Leys, Wayne A. R. (Wayne Albert Risser) | Southern Illinois University Special Collections Research Center
Wayne Albert Risser Leys was born June 29, 1905 in Bloomington, Illinois. He began making public speeches in high school and during his senior year decided that he would become a minister. During his years at Illinois Wesleyan University (1922-26) he delivered numerous sermons, and upon graduation became associate pastor of the First Christian Church of Bloomington. He believed himself to be a Dewey-ite, and though not exactly a reformer, undoubtedly, a reconstructionist. His study of philosophy and the psychology of religion only augmented his general Dewey-ism. While working on his Ph.D. dissertation he began to deviate from pragmatism, drifting toward realism. In 1931, after receiving his Ph.D., he accepted a position as acting minister of the University Church of the Disciples of Christ in Chicago. He continued there for a year while the minister, Edward Scribner Ames, took a leave of absence. In 1932 Leys became a professor of philosophy at Central Y.M.C.A. College, Chicago. In 1944 he became Dean of Arts and Sciences, and it was while he was in this position that Leys joined the leaders of a mass faculty resignation protesting racial discrimination (Spring 1965). That same year the faculty succeeded in establishing Roosevelt College with Leys as the first Dean of Faculties.
Between 1943 and 1945 Leys served as a public panel member of the National War Labor Board (Region VI), and in 1949 he became Vice President of Roosevelt College. In 1955 he resigned as Vice President and Dean of Faculties to become Dean of the Graduate Division, and returned to teaching philosophy. During this same period, he was a Trustee of the College (1945-1950 and 1953-1959), and he also accepted visiting appointments in philosophy at John Hopkins University (Summer 1950), Northwestern University (Summer 1954) and the University of Michigan (1955). Leys was a consultant to the Operations Research Office, John Hopkins University (1953-1960), and the Research Analysis Corporation (after 1960). He was also a lecturer at the University of Chicago in the executive training program for federal administrators (1955-1962). In 1956 and 1957 Leys was a contributing editor to the Christian Century.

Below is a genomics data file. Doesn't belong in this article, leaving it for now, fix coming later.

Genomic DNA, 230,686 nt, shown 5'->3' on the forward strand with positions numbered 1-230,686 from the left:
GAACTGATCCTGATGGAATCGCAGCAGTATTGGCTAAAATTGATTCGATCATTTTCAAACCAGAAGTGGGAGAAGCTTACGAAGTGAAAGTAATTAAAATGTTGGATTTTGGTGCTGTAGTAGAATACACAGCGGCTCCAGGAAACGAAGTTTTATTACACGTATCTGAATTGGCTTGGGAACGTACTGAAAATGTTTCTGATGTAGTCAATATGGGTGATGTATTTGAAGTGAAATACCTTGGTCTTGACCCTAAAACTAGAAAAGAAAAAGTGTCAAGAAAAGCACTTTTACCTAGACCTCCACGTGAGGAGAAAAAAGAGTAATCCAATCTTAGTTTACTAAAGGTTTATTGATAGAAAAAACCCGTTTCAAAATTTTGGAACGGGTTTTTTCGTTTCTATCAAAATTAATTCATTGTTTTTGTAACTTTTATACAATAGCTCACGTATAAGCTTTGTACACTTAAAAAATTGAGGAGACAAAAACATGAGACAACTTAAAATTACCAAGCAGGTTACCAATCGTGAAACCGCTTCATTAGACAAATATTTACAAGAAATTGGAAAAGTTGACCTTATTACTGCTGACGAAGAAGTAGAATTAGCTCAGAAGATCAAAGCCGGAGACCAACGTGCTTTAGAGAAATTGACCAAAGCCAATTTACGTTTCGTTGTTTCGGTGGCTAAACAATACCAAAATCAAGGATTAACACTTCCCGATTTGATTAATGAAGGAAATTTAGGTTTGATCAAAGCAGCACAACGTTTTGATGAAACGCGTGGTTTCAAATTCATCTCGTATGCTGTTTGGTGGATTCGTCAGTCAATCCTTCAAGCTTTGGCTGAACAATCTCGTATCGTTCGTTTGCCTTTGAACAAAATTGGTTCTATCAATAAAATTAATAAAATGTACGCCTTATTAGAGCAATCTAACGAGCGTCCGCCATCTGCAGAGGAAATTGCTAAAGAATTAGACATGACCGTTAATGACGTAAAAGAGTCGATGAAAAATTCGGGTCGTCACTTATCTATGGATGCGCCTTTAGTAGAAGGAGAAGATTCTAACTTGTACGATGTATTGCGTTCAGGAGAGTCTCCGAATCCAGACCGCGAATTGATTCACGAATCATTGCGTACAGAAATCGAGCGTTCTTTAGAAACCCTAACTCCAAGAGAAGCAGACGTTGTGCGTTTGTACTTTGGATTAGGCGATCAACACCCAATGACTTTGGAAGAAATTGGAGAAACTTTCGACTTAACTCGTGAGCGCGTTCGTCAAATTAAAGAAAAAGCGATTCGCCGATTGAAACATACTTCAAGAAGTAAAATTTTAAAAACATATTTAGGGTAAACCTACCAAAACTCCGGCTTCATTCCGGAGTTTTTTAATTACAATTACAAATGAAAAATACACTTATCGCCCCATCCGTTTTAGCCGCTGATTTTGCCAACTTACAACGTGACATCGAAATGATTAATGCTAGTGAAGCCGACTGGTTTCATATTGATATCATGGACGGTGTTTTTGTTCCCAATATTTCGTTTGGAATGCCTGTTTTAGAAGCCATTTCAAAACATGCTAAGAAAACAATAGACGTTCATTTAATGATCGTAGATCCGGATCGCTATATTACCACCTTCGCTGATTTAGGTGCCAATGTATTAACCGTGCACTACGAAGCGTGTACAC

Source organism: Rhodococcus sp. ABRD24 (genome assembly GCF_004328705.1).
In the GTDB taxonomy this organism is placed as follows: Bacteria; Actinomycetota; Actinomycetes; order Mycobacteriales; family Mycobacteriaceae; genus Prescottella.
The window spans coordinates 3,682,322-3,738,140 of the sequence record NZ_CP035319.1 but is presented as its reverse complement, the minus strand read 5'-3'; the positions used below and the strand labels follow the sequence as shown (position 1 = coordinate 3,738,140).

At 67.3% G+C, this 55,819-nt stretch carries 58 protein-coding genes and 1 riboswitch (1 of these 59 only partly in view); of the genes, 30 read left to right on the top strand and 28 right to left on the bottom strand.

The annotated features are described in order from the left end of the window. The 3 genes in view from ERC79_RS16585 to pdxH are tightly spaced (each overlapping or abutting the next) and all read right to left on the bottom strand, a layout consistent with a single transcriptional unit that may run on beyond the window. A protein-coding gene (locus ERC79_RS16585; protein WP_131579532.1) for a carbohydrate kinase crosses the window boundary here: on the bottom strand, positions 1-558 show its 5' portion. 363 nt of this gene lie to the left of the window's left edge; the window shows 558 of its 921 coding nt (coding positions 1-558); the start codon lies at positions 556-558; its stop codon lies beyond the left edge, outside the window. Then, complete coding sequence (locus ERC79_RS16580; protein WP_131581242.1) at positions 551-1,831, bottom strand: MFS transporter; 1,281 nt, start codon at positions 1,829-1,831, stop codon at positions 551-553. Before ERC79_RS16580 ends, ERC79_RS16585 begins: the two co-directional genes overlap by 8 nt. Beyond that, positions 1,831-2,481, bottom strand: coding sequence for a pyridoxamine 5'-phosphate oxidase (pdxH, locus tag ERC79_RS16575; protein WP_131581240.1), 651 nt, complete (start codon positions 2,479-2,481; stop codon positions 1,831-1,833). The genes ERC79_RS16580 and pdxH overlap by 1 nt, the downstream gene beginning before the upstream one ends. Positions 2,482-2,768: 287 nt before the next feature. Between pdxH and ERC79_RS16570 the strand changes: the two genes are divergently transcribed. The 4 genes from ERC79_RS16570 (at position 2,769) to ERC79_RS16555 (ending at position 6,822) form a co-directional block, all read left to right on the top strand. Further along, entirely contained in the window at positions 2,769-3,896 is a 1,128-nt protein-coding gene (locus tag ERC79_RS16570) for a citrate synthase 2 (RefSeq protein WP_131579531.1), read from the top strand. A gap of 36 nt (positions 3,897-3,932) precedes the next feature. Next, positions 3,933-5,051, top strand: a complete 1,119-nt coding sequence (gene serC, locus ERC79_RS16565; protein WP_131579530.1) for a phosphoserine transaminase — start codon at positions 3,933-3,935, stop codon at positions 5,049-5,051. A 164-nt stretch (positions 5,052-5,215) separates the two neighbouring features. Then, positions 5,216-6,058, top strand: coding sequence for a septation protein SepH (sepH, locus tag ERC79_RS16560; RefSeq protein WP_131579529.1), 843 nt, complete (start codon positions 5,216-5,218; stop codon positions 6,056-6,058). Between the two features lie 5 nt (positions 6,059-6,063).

Leys received two grants from the Rockefeller Foundation; the first grant (1950-1951) resulted in the publication of Ethics for Policy Decisions, and the second (1958-1959) was an examination of the meaning of the "the public interest." The latter was a project of the Committee to Advance Original Work in Philosophy, Western Division, American Philosophical Associatino, of which Leys was the chairman. In 1960-61 Leys was a resident director of the Ethical Standards Research Project, sponsored by the National Institute of Labor Education adn the Ford Foundation. The State Department awarded Leys an American Specialist grant for the summer of 1962 to lecture in Venezuela, Columbia, and Brazil. He also prepared lectures for a similar tour in 1967, but the State Department declined to sponsor the trip.
When he was teaching philosophy at Southern Illinois University (1964-1973), Leys became a member of the editorial board of the Dewey publication project, and beginning in 1970 he was a member of the board of directors of the Library of Living Philosophers. He also served on several university committees, including the Gandhi Centennial Committee and the Committee on Tenure, Promotion, and Salary.
Wayne A. R. Leys died March 7, 1973, at his home near Makanda, Illinois.